Super Mario Nation


In October 1985, Nintendo of America’s president, Minoru Arakawa, proved his product’s viability by releasing it in New York, a city generally considered one of the toughest markets in America. To persuade retailers to carry the NES, he promised to buy back any unsold items and set up his own elaborate displays in stores. The system sold out at almost every location.

Nintendo’s impressive graphics, speed, and game control quickly developed an avid following. The NES came with Super Mario Bros., an arcade game based on a popular character named Mario, a plumber who had first appeared in Donkey Kong and then gone on to star in several hit games. Mario got his own Saturday-morning cartoon and, indeed, became a cultural fixture. According to the 1990 Q ratings, a series of surveys that grade the recognizability of real and fictitious public figures, more American children recognized Mario than they did Mickey Mouse.

Under Nintendo’s leadership, the home video-game industry became more profitable than ever before. By 1991 more than thirty-three million homes had NES consoles. Though Nintendo charged steep fees for allowing others to publish games on their hardware, many companies became rich doing just that.

In 1989 Sega, another Japanese video-game company, entered the market with a sixteen-bit game system called the Sega Genesis. The console received little attention in 1990, but when Sega of America hired a new president named Tom Kalinske, it took off. Kalinske, a former head of Mattel, began an aggressive attack on Nintendo’s 92 percent market share. He dropped the price of the Genesis nearly to cost; then he set up a large software-development division in the United States to create games that would appeal to American audiences. His strategy was Gillette’s old one: “Give away the razors” in order to “sell the blades.”

Under Kalinske, Sega adopted a new mascot—a hyperactive blue rodent named Sonic the Hedgehog—and adopted an advertising campaign that ridiculed the weaknesses of Nintendo’s six-year-old console.

Nintendo unveiled the sixteen-bit Super NES in time for Christmas 1991. While Nintendo sold every piece of hardware it could bring to the United States, the big surprise was Sega, which sold almost equally well. For the first time ever Nintendo faced real competition. Within a year it had become apparent that Sega had established itself as a much “cooler” company in the minds of the fifteen- to eighteen-year-old boys who made up the bulk of the video-game-buying public. Older players preferred the Genesis because it had better sports games; young players were actually embarrassed to be seen playing games on a Super NES. When Sony ran a focus group, some kids refused to admit that they owned one.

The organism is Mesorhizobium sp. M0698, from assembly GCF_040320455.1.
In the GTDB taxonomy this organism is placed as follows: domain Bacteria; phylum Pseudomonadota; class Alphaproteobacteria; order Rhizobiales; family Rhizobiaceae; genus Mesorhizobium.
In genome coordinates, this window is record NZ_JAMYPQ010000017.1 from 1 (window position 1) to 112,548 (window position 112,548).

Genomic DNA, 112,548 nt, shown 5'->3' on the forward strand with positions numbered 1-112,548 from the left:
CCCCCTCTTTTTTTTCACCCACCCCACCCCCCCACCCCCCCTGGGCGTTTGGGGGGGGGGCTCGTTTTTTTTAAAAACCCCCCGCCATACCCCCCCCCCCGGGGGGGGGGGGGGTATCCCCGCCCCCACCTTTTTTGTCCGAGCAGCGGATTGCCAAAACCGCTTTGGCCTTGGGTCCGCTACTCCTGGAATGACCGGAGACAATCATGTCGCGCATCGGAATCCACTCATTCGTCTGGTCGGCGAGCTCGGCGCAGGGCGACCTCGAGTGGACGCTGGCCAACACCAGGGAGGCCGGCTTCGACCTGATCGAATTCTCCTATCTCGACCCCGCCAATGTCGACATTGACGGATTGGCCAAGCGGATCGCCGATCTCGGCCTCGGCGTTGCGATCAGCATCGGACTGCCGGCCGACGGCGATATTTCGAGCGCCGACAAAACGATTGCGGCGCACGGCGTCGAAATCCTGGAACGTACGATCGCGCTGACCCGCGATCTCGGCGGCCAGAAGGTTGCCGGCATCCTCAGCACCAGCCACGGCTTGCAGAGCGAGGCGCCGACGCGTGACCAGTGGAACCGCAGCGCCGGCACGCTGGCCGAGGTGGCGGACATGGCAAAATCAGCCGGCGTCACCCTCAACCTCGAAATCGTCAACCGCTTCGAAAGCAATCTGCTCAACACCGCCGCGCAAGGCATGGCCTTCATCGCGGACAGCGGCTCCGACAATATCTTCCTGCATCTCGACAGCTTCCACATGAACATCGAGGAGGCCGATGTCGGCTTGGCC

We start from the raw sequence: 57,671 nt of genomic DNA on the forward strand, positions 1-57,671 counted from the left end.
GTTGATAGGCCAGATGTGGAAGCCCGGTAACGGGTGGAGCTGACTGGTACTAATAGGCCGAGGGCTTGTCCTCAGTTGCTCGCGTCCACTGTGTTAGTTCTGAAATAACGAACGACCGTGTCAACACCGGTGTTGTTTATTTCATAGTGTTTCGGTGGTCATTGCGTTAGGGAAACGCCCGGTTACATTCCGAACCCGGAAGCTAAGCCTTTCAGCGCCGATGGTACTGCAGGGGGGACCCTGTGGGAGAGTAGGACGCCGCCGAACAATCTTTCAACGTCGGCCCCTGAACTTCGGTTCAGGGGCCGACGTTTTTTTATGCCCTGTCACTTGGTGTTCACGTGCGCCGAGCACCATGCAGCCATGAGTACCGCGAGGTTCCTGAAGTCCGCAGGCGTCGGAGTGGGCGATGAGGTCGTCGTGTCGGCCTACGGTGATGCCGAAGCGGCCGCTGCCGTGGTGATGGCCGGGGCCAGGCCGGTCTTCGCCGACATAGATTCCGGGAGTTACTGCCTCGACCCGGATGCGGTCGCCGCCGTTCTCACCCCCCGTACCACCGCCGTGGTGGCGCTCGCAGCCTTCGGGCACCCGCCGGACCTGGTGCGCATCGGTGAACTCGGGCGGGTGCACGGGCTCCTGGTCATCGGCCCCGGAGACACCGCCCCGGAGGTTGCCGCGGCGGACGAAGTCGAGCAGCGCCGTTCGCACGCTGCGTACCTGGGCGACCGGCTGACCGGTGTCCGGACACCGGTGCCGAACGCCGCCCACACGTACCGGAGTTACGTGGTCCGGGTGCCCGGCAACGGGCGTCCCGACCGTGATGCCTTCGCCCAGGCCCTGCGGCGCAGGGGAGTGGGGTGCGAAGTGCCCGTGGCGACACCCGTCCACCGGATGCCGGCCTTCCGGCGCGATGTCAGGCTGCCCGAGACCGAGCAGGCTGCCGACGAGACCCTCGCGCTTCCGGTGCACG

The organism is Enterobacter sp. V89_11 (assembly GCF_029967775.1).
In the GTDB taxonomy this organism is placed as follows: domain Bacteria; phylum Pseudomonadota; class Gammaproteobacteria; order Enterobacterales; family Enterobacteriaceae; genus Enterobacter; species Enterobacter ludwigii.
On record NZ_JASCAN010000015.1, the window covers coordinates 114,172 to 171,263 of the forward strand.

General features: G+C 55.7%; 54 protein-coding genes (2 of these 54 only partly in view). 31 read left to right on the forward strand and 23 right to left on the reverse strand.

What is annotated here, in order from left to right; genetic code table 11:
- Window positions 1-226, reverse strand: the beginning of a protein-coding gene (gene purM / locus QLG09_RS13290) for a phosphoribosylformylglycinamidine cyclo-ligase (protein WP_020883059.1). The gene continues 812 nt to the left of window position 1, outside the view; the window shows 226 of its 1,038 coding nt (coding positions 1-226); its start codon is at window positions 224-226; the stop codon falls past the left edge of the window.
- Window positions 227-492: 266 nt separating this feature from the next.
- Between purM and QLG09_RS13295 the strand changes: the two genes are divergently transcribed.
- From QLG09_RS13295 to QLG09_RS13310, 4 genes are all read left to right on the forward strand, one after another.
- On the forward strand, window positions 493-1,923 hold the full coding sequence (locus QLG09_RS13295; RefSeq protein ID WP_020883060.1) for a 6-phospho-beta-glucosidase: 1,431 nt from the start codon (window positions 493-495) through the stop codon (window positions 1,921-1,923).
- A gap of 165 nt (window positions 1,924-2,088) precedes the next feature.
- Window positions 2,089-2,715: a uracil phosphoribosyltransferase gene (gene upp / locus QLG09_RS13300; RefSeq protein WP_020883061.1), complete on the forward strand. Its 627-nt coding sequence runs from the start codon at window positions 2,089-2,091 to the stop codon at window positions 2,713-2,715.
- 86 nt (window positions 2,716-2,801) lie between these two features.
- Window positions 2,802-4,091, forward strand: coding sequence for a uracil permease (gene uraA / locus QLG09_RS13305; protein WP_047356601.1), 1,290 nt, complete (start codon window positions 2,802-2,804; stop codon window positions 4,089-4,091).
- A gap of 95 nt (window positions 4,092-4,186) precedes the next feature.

VIDEO games have become history; they’re the objects of a nostalgia boom, with collections of older ones being reissued for computer play.

Over the next three years nlntendo and Sega slugged it out while shutting out other competitors. Sega enjoyed a slight lead in the market through most of this period, and nothing Nintendo tried would close the gap. When the extremely brutal game Mortal Kombat (which ends with such impressive fillips as the victor yanking the vanquished’s skeleton bloodily out through his throat) appeared, Nintendo insisted that the publisher take out much of the violence. The uncensored Genesis version outsold the Nintendo version three to one.

Incensed by this new and far gaudier spate of video-game violence, Sen. Joseph Lieberman, of Connecticut, and Sen. Herbert Kohl, of Wisconsin, launched an investigation in December 1993. Though they gave grudging praise to Nintendo for editing Mortal Kombat, they condemned the entire industry for recklessly allowing children access to acts of extreme violence. The hearings resulted in the video-game industry’s adopting a rating code to alert parents. When Acclaim released Mortal Kombat II the following year, it carried a warning label.

In 1994 home video-game sales started to soften. By this time industry executives had learned that the market was cyclical, and rather than abandon it, as Mattel had done in the eighties, Nintendo and Sega began developing newer and more powerful systems. Despite the weakening market, Nintendo sold more than seven million copies of a game called Donkey Kong Country that featured superb computer-modeled graphics.

In May 1995 Sega released the heavily promoted thirty-two-bit Saturn system. Overpriced and sent out into the world with very little software, the Saturn did poorly. In September Sony released a new thirty-two-bit system called the PlayStation, which cost a hundred dollars less than the Saturn and did a better job handling three-dimensional games and digitized video. The PlayStation outsold the Saturn in the United States by nearly three to one.